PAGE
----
Africa’s economic growth and poverty reduction are closely linked with the quality of its infrastructure – its power, transport systems, water supply and sanitation, and its ICT networks.
In the current economic climate, finding the financial resources for Africa’s huge infrastructure needs is an enormous challenge. But without those resources, African governments will find it very difficult to catch up with other regions of the world.
The continent’s institutions and international partners must work together to overcome this challenge – and quickly.
When I think about infrastructure in Africa, I am both encouraged and concerned.
The percentage of African people living within the range of mobile phone service rose from 5 percent in 1999 to 57 percent in 2006. More than 100 million plus Africans became mobile phone subscribers in the same period.
Around 80 percent of Africa’s main road network is in good or fair condition. Yet, I think about all the women and children in Africa who walk over 2 kilometers to their primary water supply.
Thirty African countries experience chronic power outages and around 560 million people in Sub-Saharan Africa lack access to modern energy.
Because only one in four Africans has access to electricity, I think about the children who are forced to study by candlelight or the hospitals that can’t refrigerate medicines properly.
Investments in infrastructure are now more important than ever. They can help stimulate the economy, remove bottlenecks to long-term growth, and create jobs.
Better infrastructure could increase productivity of business by as much as 40%. In the last decade the telecommunication revolution contributed to half of Africa’s improved growth performance; however, during the same period, deficiencies in power infrastructure impeded growth dramatically.
A new study about infrastructure in Africa has just been published and I hope it spurs the investment Africa needs.
Africa’s Infrastructure – a Time for Transformation provides policy-makers, investors, think-tanks, academia and civil society with a wealth of new information and analysis about the state of infrastructure and finances around the continent.
The study is the flagship of the Africa Infrastructure Country Diagnostic (AICD), an initiative that is the result of a partnership between the African Union Commission, the African Development Bank, the Development Bank of Southern Africa, the Infrastructure Consortium for Africa, the New Partnership for Africa’s Development and the World Bank.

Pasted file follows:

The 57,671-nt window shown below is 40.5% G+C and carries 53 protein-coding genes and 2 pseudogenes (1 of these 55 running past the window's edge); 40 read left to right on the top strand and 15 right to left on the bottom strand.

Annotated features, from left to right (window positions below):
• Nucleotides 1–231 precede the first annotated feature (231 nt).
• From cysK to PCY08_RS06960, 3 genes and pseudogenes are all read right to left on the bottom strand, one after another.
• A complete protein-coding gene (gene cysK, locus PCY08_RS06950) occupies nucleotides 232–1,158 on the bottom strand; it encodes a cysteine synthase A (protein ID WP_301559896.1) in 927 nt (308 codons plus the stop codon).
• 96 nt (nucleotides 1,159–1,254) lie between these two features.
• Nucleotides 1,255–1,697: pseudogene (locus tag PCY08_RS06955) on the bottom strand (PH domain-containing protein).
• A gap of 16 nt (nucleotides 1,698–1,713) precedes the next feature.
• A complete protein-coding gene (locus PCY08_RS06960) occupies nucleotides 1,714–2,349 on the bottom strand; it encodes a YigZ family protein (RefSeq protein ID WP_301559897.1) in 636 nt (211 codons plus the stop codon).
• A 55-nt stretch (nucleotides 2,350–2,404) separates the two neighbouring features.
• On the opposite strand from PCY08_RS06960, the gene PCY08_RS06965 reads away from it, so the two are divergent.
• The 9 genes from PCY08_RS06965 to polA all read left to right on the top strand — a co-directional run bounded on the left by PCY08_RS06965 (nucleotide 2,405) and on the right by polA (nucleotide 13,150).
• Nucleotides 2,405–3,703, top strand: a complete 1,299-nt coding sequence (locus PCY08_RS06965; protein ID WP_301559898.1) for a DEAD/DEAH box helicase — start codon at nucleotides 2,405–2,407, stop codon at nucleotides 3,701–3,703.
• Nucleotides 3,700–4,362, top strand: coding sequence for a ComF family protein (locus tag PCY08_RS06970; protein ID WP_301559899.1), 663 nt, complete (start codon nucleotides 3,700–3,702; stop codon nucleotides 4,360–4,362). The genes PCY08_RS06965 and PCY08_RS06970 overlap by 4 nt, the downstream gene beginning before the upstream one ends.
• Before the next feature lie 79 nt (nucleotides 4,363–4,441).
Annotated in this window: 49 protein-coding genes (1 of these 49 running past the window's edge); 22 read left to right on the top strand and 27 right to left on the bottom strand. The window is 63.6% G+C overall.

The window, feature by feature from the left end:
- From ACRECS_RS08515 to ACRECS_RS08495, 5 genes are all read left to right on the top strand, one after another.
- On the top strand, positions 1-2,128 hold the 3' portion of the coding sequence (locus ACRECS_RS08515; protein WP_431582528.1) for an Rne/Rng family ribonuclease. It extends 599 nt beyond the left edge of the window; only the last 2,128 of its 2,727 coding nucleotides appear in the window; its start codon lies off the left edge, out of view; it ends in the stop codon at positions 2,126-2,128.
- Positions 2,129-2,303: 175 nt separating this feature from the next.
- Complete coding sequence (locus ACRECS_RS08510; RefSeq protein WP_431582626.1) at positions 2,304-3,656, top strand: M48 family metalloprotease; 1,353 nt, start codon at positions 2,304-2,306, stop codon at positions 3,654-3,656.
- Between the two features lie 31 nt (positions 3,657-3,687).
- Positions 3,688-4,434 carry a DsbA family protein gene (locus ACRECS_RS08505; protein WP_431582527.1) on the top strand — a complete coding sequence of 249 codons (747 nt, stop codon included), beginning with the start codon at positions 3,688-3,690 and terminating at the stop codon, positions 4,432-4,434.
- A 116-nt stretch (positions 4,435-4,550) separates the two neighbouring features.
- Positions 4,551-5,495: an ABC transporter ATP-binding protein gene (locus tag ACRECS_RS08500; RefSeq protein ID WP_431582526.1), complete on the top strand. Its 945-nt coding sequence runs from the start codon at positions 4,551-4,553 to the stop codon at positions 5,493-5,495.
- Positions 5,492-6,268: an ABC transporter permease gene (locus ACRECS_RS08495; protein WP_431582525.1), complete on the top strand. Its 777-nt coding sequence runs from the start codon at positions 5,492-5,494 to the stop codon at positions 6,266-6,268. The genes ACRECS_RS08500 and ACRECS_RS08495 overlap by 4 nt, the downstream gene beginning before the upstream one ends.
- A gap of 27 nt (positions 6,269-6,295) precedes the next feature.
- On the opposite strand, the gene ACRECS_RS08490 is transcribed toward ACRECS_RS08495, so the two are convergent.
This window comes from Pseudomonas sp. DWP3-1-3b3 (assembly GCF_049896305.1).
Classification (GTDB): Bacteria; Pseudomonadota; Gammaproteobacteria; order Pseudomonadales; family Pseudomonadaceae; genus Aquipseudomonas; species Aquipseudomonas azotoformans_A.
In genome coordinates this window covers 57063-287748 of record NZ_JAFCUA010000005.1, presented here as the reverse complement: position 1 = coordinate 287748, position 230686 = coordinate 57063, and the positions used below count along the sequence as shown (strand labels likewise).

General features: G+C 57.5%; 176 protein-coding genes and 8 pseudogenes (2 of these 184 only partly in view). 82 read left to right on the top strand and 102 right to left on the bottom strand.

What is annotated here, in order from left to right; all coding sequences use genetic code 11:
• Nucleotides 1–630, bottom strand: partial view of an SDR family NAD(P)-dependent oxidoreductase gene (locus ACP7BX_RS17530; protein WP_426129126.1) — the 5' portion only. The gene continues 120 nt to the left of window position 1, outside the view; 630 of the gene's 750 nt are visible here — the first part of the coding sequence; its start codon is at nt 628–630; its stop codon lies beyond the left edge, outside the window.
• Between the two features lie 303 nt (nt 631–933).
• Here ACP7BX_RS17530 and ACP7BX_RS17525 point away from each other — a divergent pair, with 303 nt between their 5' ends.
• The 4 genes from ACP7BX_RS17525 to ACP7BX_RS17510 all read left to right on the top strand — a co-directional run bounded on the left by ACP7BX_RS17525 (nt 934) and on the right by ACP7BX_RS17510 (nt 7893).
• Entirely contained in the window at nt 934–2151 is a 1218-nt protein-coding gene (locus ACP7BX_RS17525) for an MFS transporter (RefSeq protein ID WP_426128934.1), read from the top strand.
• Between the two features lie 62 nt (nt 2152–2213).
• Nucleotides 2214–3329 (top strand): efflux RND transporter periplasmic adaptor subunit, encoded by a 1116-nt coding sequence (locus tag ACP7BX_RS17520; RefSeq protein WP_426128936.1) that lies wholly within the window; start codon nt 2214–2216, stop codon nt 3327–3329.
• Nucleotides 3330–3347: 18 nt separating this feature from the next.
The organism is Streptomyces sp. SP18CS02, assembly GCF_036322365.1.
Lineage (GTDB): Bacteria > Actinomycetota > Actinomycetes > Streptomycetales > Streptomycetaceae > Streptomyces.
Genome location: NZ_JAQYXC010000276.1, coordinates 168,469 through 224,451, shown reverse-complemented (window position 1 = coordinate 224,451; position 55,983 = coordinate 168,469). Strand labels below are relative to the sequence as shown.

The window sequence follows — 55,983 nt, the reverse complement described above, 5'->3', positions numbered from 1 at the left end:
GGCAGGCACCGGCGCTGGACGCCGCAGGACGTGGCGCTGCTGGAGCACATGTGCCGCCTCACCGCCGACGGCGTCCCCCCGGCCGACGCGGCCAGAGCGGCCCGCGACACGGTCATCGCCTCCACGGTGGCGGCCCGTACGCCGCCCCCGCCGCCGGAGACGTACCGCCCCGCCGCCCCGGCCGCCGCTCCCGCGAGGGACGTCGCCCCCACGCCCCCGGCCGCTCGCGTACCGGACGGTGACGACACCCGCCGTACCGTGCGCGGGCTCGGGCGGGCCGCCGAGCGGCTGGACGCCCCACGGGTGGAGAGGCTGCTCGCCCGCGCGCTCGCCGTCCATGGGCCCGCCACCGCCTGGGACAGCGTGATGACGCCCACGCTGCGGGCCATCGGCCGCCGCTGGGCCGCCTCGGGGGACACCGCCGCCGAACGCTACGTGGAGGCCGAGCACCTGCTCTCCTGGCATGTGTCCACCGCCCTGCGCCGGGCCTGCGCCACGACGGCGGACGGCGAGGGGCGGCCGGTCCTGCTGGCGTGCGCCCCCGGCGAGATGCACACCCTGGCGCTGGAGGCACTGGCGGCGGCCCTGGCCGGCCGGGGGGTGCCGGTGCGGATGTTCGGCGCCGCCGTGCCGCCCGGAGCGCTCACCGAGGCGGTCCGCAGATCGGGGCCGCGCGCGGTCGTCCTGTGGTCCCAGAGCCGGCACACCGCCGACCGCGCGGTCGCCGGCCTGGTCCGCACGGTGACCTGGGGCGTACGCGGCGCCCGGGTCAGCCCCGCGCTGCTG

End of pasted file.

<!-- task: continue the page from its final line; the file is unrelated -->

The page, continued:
The study finds that to play catch-up on infrastructure with other parts of the world, meet the Millennium Development Goals, and achieve national development targets in Africa within 10 years, an annual investment of US$93 billion is required.
This is equivalent to 15% of the continent’s GDP, twice the investment estimated by the Commission for Africa’s report in 2005, and is comparable to what China invested in infrastructure in the last decade. Of this $93 billion, two-thirds is required to build new infrastructure and rehabilitate infrastructure that is in disrepair and one-third is needed for operations and maintenance of existing facilities.
The good news is that Africa already spends $45 billion a year or almost half the required amount on infrastructure.
Surprisingly, an impressive two-thirds of this spending is domestically funded by the public sector and African taxpayers; one-third comes from donors and overseas investors.
Africa could generate an additional $17 billion from existing resources through improving various aspects of efficiency, such as better maintenance of infrastructure assets, improved budgetary procedures, closer regional integration, faster institutional reform, better management of utility networks and greater cost recovery. Raising more funds without tackling inefficiencies would be like pouring water into a leaking bucket.
When potential efficiency gains are taken into account, the funding gap that remains is about $31 billion a year. However, even after all efficiency gains are realized, a substantial funding gap of US$ 31 billion will remain, particularly for power infrastructure and fragile states.
This is where I hope African institutions and international organizations and investors can come together.
Let’s make addressing the $17 billion efficiency gap a pressing policy priority for African governments and utility operators. Africa’s people cannot wait. The time for action is now.
Obiageli Ezekwesili is the World Bank’s Vice-President for the Africa Region. The full report is available at